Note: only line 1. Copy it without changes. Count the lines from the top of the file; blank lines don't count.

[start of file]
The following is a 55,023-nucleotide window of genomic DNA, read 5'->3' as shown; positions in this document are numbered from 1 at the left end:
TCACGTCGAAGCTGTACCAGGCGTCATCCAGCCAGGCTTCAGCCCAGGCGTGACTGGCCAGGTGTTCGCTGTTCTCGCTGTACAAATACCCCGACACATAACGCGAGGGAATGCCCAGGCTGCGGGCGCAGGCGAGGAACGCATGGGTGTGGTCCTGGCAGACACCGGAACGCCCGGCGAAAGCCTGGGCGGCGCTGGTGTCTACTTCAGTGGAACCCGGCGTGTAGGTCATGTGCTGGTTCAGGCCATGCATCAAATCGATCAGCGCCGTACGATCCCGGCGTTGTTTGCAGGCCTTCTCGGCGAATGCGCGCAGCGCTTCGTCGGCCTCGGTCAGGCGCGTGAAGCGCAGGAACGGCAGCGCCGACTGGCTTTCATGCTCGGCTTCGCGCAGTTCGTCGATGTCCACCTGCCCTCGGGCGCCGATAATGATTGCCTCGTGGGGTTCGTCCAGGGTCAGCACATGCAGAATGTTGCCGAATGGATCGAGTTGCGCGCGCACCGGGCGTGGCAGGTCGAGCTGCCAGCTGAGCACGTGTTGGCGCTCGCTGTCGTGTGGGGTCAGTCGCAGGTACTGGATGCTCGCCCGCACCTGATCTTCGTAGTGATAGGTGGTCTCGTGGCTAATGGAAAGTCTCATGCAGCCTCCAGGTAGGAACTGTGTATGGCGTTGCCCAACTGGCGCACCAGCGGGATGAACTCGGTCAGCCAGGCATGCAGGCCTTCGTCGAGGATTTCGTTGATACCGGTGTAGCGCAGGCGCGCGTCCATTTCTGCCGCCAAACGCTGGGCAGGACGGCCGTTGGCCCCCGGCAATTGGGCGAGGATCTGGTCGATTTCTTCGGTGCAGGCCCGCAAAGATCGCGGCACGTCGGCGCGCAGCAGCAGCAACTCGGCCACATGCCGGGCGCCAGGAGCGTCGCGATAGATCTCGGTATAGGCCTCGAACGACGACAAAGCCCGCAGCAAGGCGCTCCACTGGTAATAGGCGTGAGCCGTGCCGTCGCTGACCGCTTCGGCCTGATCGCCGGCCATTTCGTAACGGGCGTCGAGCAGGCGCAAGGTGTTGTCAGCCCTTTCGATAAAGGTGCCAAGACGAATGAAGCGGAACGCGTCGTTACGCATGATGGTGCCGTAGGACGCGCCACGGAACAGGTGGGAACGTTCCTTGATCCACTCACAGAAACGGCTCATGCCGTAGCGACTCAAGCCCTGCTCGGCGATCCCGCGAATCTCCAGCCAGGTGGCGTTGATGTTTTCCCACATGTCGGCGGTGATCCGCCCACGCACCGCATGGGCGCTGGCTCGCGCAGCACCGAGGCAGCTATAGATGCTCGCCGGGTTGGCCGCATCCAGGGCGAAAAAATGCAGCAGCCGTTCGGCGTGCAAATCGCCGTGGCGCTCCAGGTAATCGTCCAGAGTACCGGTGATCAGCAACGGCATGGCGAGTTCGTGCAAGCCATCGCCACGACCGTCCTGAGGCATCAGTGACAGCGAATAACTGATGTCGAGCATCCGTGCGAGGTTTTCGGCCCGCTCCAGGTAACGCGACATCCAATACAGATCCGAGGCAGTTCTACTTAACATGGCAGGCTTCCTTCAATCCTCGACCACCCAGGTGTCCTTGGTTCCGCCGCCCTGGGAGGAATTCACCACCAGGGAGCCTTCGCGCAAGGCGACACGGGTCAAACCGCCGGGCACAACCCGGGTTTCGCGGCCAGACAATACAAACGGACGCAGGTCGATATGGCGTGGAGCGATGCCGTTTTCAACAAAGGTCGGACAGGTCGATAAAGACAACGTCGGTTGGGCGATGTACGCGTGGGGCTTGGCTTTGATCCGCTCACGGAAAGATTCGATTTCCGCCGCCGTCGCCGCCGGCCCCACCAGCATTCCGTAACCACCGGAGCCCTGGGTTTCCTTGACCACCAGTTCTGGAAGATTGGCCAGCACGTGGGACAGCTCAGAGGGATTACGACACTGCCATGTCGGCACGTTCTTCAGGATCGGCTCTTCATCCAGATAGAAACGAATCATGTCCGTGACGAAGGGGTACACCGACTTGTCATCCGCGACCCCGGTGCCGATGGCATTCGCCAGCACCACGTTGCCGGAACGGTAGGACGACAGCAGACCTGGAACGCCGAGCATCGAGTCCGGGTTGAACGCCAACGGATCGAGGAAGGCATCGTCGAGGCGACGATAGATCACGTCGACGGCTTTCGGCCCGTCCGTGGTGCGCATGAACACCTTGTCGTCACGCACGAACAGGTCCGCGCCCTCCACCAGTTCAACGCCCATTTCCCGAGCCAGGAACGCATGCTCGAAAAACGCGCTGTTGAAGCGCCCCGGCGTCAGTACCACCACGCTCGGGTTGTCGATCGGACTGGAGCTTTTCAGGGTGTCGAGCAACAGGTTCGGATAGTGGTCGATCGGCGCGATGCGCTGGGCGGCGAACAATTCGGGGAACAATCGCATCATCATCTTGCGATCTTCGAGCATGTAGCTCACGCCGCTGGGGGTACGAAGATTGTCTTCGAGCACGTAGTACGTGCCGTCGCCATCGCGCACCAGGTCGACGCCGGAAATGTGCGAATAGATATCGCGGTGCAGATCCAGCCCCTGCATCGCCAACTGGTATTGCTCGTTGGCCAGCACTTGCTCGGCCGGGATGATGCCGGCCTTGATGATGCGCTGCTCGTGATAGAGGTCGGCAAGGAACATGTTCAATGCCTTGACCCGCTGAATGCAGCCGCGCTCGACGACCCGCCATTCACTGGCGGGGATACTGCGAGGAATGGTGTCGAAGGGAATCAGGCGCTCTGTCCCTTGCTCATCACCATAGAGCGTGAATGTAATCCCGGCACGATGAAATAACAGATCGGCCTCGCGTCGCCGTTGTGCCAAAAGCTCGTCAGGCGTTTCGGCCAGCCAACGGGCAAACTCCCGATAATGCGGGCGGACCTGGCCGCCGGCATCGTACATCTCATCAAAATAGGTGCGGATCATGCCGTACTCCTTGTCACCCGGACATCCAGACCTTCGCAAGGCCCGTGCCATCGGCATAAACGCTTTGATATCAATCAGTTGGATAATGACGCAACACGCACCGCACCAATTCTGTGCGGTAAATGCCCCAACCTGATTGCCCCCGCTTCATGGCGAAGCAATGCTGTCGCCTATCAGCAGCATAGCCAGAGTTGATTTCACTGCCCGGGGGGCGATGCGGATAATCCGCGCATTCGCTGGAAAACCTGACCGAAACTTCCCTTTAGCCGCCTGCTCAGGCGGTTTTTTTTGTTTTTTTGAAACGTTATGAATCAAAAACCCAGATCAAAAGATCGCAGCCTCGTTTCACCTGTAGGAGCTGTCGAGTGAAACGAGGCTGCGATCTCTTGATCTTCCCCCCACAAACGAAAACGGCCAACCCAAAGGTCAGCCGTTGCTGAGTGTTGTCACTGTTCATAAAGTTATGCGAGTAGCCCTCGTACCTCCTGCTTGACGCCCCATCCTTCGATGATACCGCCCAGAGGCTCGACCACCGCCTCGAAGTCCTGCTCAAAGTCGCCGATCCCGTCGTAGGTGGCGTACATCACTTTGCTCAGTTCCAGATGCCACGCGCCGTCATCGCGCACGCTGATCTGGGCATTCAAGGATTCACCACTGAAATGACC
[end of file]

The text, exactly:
The following is a 55,023-nucleotide window of genomic DNA, read 5'->3' as shown; positions in this document are numbered from 1 at the left end: